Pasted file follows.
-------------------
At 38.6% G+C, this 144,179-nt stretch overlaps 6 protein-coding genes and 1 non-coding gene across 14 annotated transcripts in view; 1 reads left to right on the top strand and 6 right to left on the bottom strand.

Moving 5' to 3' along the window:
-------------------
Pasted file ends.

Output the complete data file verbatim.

At 38.6% G+C, this 144,179-nt stretch overlaps 6 protein-coding genes and 1 non-coding gene across 14 annotated transcripts in view; 1 reads left to right on the top strand and 6 right to left on the bottom strand.

Moving 5' to 3' along the window: